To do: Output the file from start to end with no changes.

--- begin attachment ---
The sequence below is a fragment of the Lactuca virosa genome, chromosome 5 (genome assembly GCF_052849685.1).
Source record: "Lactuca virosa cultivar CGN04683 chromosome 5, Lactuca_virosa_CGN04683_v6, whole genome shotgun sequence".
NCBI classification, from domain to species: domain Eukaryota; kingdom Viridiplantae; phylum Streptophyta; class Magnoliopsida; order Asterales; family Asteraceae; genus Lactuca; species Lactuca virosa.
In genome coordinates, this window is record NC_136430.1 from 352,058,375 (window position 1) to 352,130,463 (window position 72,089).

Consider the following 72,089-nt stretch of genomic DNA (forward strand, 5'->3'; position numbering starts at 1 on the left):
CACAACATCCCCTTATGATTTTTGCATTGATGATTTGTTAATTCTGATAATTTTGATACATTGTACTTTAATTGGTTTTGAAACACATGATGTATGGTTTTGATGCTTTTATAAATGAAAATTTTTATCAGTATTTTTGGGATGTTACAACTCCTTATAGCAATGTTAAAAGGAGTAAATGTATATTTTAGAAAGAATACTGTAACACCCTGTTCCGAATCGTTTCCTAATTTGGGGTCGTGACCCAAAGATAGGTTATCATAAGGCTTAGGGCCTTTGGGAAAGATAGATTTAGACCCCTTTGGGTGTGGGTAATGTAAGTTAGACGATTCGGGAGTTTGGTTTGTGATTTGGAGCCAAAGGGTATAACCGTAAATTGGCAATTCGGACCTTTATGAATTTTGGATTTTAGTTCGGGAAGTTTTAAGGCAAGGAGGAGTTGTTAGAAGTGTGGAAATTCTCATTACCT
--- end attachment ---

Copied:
The sequence below is a fragment of the Lactuca virosa genome, chromosome 5 (genome assembly GCF_052849685.1).
Source record: "Lactuca virosa cultivar CGN04683 chromosome 5, Lactuca_virosa_CGN04683_v6, whole genome shotgun sequence".
NCBI classification, from domain to species: domain Eukaryota; kingdom Viridiplantae; phylum Streptophyta; class Magnoliopsida; order Asterales; family Asteraceae; genus Lactuca; species Lactuca virosa.
In genome coordinates, this window is record NC_136430.1 from 352,058,375 (window position 1) to 352,130,463 (window position 72,089).

Consider the following 72,089-nt stretch of genomic DNA (forward strand, 5'->3'; position numbering starts at 1 on the left):
CACAACATCCCCTTATGATTTTTGCATTGATGATTTGTTAATTCTGATAATTTTGATACATTGTACTTTAATTGGTTTTGAAACACATGATGTATGGTTTTGATGCTTTTATAAATGAAAATTTTTATCAGTATTTTTGGGATGTTACAACTCCTTATAGCAATGTTAAAAGGAGTAAATGTATATTTTAGAAAGAATACTGTAACACCCTGTTCCGAATCGTTTCCTAATTTGGGGTCGTGACCCAAAGATAGGTTATCATAAGGCTTAGGGCCTTTGGGAAAGATAGATTTAGACCCCTTTGGGTGTGGGTAATGTAAGTTAGACGATTCGGGAGTTTGGTTTGTGATTTGGAGCCAAAGGGTATAACCGTAAATTGGCAATTCGGACCTTTATGAATTTTGGATTTTAGTTCGGGAAGTTTTAAGGCAAGGAGGAGTTGTTAGAAGTGTGGAAATTCTCATTACCT